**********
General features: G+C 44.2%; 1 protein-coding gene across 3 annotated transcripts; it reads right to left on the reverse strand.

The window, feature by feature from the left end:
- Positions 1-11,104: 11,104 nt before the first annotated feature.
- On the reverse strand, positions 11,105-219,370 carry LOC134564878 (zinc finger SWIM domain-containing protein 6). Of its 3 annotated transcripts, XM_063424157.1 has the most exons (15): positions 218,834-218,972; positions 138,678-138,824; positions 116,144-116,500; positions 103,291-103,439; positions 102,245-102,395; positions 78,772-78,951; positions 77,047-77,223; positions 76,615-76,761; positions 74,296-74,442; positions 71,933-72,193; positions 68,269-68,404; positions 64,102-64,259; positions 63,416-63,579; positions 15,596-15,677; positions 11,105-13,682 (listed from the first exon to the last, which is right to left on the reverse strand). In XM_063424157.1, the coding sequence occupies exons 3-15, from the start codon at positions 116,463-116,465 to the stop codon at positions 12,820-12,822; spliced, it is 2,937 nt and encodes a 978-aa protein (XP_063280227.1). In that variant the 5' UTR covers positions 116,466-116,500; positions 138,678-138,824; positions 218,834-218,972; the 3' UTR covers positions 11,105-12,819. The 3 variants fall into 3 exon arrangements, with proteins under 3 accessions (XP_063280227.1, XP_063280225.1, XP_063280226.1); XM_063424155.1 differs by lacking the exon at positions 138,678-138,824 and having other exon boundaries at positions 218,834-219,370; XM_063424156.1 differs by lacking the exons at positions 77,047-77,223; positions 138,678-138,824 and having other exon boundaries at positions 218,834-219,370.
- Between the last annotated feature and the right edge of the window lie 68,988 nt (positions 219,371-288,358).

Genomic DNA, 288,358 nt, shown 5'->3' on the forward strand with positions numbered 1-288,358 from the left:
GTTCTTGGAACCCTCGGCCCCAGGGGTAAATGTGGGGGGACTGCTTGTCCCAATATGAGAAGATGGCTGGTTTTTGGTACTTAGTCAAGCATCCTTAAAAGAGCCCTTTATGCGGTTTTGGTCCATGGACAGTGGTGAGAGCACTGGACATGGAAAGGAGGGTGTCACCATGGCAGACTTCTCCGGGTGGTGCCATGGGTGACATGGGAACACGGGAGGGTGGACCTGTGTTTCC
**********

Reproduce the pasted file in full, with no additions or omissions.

General features: G+C 44.2%; 1 protein-coding gene across 3 annotated transcripts; it reads right to left on the reverse strand.

The window, feature by feature from the left end:
- Positions 1-11,104: 11,104 nt before the first annotated feature.
- On the reverse strand, positions 11,105-219,370 carry LOC134564878 (zinc finger SWIM domain-containing protein 6). Of its 3 annotated transcripts, XM_063424157.1 has the most exons (15): positions 218,834-218,972; positions 138,678-138,824; positions 116,144-116,500; positions 103,291-103,439; positions 102,245-102,395; positions 78,772-78,951; positions 77,047-77,223; positions 76,615-76,761; positions 74,296-74,442; positions 71,933-72,193; positions 68,269-68,404; positions 64,102-64,259; positions 63,416-63,579; positions 15,596-15,677; positions 11,105-13,682 (listed from the first exon to the last, which is right to left on the reverse strand). In XM_063424157.1, the coding sequence occupies exons 3-15, from the start codon at positions 116,463-116,465 to the stop codon at positions 12,820-12,822; spliced, it is 2,937 nt and encodes a 978-aa protein (XP_063280227.1). In that variant the 5' UTR covers positions 116,466-116,500; positions 138,678-138,824; positions 218,834-218,972; the 3' UTR covers positions 11,105-12,819. The 3 variants fall into 3 exon arrangements, with proteins under 3 accessions (XP_063280227.1, XP_063280225.1, XP_063280226.1); XM_063424155.1 differs by lacking the exon at positions 138,678-138,824 and having other exon boundaries at positions 218,834-219,370; XM_063424156.1 differs by lacking the exons at positions 77,047-77,223; positions 138,678-138,824 and having other exon boundaries at positions 218,834-219,370.
- Between the last annotated feature and the right edge of the window lie 68,988 nt (positions 219,371-288,358).

Genomic DNA, 288,358 nt, shown 5'->3' on the forward strand with positions numbered 1-288,358 from the left:
GTTCTTGGAACCCTCGGCCCCAGGGGTAAATGTGGGGGGACTGCTTGTCCCAATATGAGAAGATGGCTGGTTTTTGGTACTTAGTCAAGCATCCTTAAAAGAGCCCTTTATGCGGTTTTGGTCCATGGACAGTGGTGAGAGCACTGGACATGGAAAGGAGGGTGTCACCATGGCAGACTTCTCCGGGTGGTGCCATGGGTGACATGGGAACACGGGAGGGTGGACCTGTGTTTCC